The analysis in CIC Policy Manuals suggests that the category is primarily intended for situations where marriage is not an option – for example where the foreign national is from a country where divorce is not permitted or because the country does not recognize same sex marriage. Such individuals would likely not be able to stay in each others countries for long enough to satisfy the one year cohabitation requirement and qualify as common-law partners. As stated in the CIC Policy Manual: “the conjugal partner category is mainly intended for partners where neither common-law partner status nor marriage is possible, usually because of marital status or sexual orientation (both analogous grounds of discrimination under the Charter), combined with an immigration barrier.”
The biggest obstacles in conjugal partner cases is a lack of cohabitation usually due to immigration barriers as well as the fact that a couple has chosen not to marry – despite indicating that they intend to do so in the future. Immigration Officers are instructed to inquire whether individuals intend to marry. If the individuals state an intention to marry, the Immigration Officer will question whether they have the level of commitment required to qualify as conjugal.
That said, CIC Processing Manuals do acknowledge that “inability to marry cannot be an absolute requirement” – as this would effectively force people to marry in violation of the Charter. The key is “whether they are in a conjugal relationship with their sponsor and whether there is a compelling barrier to continuous cohabitation”. Therefore, it will be up to an experienced Canadian immigration lawyer to show why the barrier to marriage or cohabitation is “compelling” such that the failure to do either is not an indicator that the couple lacks the required commitment to a shared life.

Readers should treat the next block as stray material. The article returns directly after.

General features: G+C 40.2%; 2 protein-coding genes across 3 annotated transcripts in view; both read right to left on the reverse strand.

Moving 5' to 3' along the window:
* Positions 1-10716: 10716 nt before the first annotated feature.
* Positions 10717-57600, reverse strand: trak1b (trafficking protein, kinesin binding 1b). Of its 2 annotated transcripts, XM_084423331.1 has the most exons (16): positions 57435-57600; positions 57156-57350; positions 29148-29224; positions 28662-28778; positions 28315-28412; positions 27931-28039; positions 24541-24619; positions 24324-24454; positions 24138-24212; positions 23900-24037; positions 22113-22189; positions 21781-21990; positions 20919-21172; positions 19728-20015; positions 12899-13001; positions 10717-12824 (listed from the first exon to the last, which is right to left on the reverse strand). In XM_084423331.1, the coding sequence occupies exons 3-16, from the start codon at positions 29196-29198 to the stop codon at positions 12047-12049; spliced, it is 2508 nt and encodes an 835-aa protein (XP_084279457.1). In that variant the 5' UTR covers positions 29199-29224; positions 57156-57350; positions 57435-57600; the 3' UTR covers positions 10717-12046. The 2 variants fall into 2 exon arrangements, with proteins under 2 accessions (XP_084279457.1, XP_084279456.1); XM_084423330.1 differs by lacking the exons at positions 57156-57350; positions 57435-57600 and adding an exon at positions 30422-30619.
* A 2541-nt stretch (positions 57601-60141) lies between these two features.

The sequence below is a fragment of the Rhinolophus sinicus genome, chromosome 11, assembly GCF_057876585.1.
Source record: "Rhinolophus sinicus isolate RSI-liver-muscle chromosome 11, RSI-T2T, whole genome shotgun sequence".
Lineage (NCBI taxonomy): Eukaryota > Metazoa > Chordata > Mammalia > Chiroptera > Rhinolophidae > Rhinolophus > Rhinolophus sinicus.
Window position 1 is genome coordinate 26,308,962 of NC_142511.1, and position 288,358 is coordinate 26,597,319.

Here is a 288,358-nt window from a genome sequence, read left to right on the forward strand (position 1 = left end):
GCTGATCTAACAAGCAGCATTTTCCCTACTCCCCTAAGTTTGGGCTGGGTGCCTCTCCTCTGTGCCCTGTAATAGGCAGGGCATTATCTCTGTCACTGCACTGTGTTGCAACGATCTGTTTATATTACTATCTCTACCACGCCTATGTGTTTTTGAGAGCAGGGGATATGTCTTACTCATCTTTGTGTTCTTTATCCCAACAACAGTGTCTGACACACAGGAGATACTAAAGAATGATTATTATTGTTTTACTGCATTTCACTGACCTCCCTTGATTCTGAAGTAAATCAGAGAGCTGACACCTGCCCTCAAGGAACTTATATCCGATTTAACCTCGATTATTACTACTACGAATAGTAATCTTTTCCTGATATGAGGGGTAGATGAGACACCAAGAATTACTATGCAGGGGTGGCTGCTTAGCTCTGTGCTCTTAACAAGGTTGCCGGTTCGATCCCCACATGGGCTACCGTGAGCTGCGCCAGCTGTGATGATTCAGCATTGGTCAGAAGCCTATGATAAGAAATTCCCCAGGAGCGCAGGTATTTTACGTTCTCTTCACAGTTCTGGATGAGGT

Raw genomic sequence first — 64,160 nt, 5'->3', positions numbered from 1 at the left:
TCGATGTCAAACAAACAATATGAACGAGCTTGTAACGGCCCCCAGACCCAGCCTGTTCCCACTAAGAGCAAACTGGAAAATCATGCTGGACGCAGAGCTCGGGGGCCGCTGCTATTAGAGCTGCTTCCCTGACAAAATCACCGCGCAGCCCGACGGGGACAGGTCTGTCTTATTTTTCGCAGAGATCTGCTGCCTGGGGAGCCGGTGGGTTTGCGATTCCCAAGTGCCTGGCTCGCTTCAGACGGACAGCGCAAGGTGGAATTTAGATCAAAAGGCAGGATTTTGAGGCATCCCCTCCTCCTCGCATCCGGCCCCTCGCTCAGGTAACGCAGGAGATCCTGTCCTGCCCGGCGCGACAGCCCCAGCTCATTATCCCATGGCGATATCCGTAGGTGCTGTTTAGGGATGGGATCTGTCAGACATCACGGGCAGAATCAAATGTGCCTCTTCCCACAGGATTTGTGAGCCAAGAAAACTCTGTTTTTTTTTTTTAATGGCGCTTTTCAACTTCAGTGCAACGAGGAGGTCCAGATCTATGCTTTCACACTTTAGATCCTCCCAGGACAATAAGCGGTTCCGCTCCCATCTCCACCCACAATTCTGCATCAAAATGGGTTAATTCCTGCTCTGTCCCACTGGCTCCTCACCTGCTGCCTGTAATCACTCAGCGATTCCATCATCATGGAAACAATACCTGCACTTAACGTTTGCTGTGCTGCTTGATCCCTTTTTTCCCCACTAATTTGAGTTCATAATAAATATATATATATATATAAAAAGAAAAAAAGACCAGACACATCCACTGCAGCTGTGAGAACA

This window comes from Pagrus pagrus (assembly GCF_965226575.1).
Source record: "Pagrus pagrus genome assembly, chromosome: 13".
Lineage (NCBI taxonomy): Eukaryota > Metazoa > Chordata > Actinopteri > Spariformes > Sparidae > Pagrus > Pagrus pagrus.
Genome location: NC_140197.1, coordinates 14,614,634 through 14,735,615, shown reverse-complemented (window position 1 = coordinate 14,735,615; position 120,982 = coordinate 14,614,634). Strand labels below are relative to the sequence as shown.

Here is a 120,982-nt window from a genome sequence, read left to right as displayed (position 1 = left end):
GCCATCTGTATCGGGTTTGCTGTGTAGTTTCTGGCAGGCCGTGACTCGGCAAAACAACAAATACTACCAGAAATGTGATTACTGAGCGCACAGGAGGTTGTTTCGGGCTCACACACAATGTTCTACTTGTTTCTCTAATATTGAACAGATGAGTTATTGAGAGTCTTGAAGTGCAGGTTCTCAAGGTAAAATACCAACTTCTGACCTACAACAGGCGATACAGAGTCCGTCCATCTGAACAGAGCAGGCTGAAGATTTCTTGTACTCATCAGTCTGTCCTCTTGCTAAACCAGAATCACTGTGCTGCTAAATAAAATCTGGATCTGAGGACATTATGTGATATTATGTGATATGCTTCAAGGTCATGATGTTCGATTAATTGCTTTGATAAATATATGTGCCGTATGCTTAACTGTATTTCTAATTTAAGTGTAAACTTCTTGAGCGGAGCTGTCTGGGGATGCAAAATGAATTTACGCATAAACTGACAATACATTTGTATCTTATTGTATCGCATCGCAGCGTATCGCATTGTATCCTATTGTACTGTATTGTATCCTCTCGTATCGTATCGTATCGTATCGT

The next question is whether the couple’s relationship would qualify as a “conjugal relationship.”
The first step will be to determine, based on the evidence, the approximate point in time when the relationship became “marriage-like”. It is rarely possible to pin-point a precise time when the relationship became conjugal. Remember, that to qualify as a “conjugal partner” for immigration purposes, the couple needs to have been in a conjugal relationship for 1 year. It’s unlikely a relationship will be conjugal immediately when individuals start dating, but would have developed over time.
The lack of any period of cohabitation even when the couple was in the same country will raise questions. An experienced Canadian immigration lawyer will need to put forward some persuasive explanations as to why co-habitation is not possible, for example, due to cultural reasons. The persuasiveness of such an explanation will largely depend on the evidence submitted. A couple will also need to demonstrate some degree of financial-dependency or amalgamation as CIC will need to see that the relationship has progressed beyond a boyfriend-girlfriend scenario.